a. The Xanthine Derivatives. The xanthine derivatives have several pharmacological effects. One, they directly relax the smooth muscle of the bronchi and pulmonary blood vessels. By such dilation of the bronchi, more oxygen can be drawn into the lungs. Two, they stimulate the central nervous system and produce diuresis (they increase the production of urine) by direct action on the kidney. There are several examples of xanthine derivatives:
(1) Caffeine. Caffeine is found in coffee, tea, and in kola nuts (used to make some soft drinks). Caffeine is a stimulant that has been long used as a morning "picker-upper" for workers and students. Caffeine is found in some headache remedies products promoted to prevent drowsiness, and in some products designed to suppress appetite (in these preparations caffeine acts to stimulate the person). Although caffeine does have some desirable qualities (that is, small doses of the drug can promote better performance on tasks like typing and thinking), it is possible for a person to develop a psychological dependence on the drug. Withdrawal of the drug results in some persons' having mild withdrawal symptoms (for example, headaches).
(2) Aminophylline (Theophylline ethylenediamine). This drug is used in the treatment of bronchial asthma. It is given intravenously to provide rapid relief of pulmonary edema and dyspnea seen in the acute congestive heart failure patient because it increases cardiac output, slightly increases venous pressure, and relaxes the bronchial muscle. Side effects associated with the oral administration of this agent include nausea, vomiting, and nervousness. The patient should be informed to take this medication with food. The medication is supplied in 100 and 200-milligram tablets, 250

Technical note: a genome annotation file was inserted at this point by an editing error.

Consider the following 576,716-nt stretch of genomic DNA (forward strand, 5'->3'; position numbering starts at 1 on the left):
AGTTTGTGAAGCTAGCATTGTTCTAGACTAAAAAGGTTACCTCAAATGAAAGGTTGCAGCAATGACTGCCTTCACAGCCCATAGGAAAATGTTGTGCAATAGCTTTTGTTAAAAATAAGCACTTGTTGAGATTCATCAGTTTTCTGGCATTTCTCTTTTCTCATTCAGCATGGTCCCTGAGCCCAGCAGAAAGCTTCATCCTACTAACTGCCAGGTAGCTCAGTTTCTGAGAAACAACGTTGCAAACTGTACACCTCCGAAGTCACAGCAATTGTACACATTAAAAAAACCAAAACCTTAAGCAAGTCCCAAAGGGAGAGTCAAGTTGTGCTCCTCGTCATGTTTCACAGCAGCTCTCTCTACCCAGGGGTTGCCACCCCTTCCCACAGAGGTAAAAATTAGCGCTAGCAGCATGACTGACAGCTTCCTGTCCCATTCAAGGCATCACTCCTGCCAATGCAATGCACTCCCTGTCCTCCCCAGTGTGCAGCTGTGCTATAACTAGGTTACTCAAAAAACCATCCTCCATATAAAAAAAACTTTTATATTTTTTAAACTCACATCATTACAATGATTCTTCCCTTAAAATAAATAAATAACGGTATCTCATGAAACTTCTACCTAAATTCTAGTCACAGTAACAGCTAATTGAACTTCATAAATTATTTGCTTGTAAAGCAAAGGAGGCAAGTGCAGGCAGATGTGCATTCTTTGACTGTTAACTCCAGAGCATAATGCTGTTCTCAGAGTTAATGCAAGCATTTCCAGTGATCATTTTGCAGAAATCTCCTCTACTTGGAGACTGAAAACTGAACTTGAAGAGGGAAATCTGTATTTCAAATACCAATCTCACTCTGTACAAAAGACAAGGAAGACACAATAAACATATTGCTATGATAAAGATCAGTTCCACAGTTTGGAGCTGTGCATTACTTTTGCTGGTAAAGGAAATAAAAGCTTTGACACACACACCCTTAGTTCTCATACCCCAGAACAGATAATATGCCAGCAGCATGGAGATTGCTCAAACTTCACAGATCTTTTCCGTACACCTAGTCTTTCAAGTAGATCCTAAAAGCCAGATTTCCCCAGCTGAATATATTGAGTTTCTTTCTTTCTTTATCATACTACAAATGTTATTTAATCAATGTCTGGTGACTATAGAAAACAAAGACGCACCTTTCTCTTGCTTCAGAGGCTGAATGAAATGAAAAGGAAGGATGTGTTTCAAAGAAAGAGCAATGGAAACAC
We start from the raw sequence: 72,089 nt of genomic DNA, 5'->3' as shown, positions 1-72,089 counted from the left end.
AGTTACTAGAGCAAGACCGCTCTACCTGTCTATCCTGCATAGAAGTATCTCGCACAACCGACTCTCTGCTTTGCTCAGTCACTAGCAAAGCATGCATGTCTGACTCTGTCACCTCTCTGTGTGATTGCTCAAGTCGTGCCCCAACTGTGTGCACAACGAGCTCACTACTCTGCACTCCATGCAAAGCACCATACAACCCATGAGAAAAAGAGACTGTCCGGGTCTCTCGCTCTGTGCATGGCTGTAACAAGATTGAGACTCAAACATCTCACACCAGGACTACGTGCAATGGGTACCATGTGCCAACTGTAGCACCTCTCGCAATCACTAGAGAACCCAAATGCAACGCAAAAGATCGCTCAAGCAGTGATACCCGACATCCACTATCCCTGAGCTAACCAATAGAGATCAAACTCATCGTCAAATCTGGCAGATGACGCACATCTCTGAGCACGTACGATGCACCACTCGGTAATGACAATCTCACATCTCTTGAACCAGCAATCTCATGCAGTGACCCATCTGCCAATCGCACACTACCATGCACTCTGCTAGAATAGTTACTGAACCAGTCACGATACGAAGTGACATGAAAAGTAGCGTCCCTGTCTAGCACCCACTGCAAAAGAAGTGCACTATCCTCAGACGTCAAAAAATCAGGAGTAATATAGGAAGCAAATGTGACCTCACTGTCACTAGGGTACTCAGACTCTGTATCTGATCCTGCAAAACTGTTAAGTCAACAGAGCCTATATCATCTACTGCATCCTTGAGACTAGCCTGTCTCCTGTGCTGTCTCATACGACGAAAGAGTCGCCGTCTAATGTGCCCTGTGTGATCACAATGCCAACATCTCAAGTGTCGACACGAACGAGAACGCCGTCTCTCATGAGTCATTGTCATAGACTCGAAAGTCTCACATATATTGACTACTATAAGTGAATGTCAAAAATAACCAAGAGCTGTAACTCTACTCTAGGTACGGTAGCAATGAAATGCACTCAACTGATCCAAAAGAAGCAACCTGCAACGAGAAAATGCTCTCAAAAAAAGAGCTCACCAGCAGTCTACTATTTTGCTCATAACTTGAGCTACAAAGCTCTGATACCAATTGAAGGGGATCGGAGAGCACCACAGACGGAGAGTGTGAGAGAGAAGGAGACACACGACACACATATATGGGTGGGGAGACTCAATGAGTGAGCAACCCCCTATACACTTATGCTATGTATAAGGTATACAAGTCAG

and 500-milligram suppositories, and in injectable form (25 milligrams per milliliter in a 10-milliliter ampule).
(3) Theophylline (Theo-dur®, Elixophyllin®). This xanthine derivative is used for the symptomatic relief of asthma because of its bronchial dilation effect. Theolair is but only one of many anhydrous theophylline products in use today. The side effects usually associated with the use of the drug are nausea, vomiting, and nervousness. The patient should be told to take theophylline with food. The drug is usually administered in a dosage of 3 to 5 milligrams per kilogram of body weight. It is supplied in various dosage forms (elixir, tablets, capsules, and sprinkles).
b. The Amphetamines. Many health care professionals are concerned about the abuse/misuse of the amphetamines. These Schedule II medications certainly have been abused in the past. Today, physicians and pharmacists cooperate to ensure these drugs are wisely used for medically acceptable purposes. Amphetamines act pharmacologically to produce two primary effects. One, they increase an individual's state of alertness. Two, they elevate a person's mood. Now, several agents will be discussed. The particular use(s) for each agent will be presented.